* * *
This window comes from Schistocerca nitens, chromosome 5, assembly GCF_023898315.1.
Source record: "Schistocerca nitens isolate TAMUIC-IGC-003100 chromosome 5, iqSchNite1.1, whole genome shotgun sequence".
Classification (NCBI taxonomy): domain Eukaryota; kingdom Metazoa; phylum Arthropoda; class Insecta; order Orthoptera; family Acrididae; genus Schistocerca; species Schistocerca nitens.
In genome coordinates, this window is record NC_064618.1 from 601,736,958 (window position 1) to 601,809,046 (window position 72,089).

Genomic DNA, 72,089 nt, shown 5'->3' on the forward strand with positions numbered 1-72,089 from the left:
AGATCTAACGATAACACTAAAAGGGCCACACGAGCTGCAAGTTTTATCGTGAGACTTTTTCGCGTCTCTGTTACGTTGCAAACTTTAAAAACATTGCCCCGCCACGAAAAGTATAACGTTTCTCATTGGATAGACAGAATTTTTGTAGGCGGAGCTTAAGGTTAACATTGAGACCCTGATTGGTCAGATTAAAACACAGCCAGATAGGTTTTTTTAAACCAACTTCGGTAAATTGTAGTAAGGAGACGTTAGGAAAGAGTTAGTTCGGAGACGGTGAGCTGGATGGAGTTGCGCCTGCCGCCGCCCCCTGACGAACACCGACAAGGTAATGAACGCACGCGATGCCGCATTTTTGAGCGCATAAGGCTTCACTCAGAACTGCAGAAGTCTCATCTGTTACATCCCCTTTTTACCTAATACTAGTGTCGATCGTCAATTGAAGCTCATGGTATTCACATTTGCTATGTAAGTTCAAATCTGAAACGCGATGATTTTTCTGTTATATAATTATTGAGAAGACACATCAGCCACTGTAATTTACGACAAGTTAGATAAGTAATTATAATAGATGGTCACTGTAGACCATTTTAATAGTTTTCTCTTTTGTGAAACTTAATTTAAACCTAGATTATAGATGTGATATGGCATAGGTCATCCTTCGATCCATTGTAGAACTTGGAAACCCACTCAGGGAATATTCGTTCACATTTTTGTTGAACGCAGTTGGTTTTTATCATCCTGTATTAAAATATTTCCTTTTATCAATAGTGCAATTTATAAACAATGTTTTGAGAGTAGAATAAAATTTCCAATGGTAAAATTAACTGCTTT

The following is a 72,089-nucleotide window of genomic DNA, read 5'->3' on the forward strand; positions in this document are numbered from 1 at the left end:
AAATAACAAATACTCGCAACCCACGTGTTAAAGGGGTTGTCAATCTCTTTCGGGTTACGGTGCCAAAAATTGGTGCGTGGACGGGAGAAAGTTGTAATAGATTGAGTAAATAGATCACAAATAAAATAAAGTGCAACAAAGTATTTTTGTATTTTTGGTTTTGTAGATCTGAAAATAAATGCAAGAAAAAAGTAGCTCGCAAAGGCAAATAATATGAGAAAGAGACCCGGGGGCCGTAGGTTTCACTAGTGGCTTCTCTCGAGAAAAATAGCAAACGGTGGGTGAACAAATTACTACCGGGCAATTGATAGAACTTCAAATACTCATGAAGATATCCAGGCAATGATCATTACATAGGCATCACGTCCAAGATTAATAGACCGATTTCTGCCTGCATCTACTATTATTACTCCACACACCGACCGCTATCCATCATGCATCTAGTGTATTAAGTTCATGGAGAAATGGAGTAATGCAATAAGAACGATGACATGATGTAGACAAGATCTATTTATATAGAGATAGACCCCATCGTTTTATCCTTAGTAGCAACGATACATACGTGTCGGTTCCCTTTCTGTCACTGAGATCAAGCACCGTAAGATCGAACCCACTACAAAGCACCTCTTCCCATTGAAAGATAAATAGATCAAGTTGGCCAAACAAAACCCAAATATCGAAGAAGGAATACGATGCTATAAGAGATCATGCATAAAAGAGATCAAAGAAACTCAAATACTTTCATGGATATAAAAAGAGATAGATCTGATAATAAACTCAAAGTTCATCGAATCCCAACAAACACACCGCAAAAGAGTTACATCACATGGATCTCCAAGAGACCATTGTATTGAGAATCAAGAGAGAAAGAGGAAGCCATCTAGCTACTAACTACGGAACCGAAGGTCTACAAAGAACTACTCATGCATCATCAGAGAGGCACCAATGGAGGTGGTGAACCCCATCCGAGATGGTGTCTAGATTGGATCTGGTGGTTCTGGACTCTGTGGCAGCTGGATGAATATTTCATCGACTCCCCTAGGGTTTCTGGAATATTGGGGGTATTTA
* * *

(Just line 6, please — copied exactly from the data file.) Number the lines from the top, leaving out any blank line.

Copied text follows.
AGATCTAACGATAACACTAAAAGGGCCACACGAGCTGCAAGTTTTATCGTGAGACTTTTTCGCGTCTCTGTTACGTTGCAAACTTTAAAAACATTGCCCCGCCACGAAAAGTATAACGTTTCTCATTGGATAGACAGAATTTTTGTAGGCGGAGCTTAAGGTTAACATTGAGACCCTGATTGGTCAGATTAAAACACAGCCAGATAGGTTTTTTTAAACCAACTTCGGTAAATTGTAGTAAGGAGACGTTAGGAAAGAGTTAGTTCGGAGACGGTGAGCTGGATGGAGTTGCGCCTGCCGCCGCCCCCTGACGAACACCGACAAGGTAATGAACGCACGCGATGCCGCATTTTTGAGCGCATAAGGCTTCACTCAGAACTGCAGAAGTCTCATCTGTTACATCCCCTTTTTACCTAATACTAGTGTCGATCGTCAATTGAAGCTCATGGTATTCACATTTGCTATGTAAGTTCAAATCTGAAACGCGATGATTTTTCTGTTATATAATTATTGAGAAGACACATCAGCCACTGTAATTTACGACAAGTTAGATAAGTAATTATAATAGATGGTCACTGTAGACCATTTTAATAGTTTTCTCTTTTGTGAAACTTAATTTAAACCTAGATTATAGATGTGATATGGCATAGGTCATCCTTCGATCCATTGTAGAACTTGGAAACCCACTCAGGGAATATTCGTTCACATTTTTGTTGAACGCAGTTGGTTTTTATCATCCTGTATTAAAATATTTCCTTTTATCAATAGTGCAATTTATAAACAATGTTTTGAGAGTAGAATAAAATTTCCAATGGTAAAATTAACTGCTTT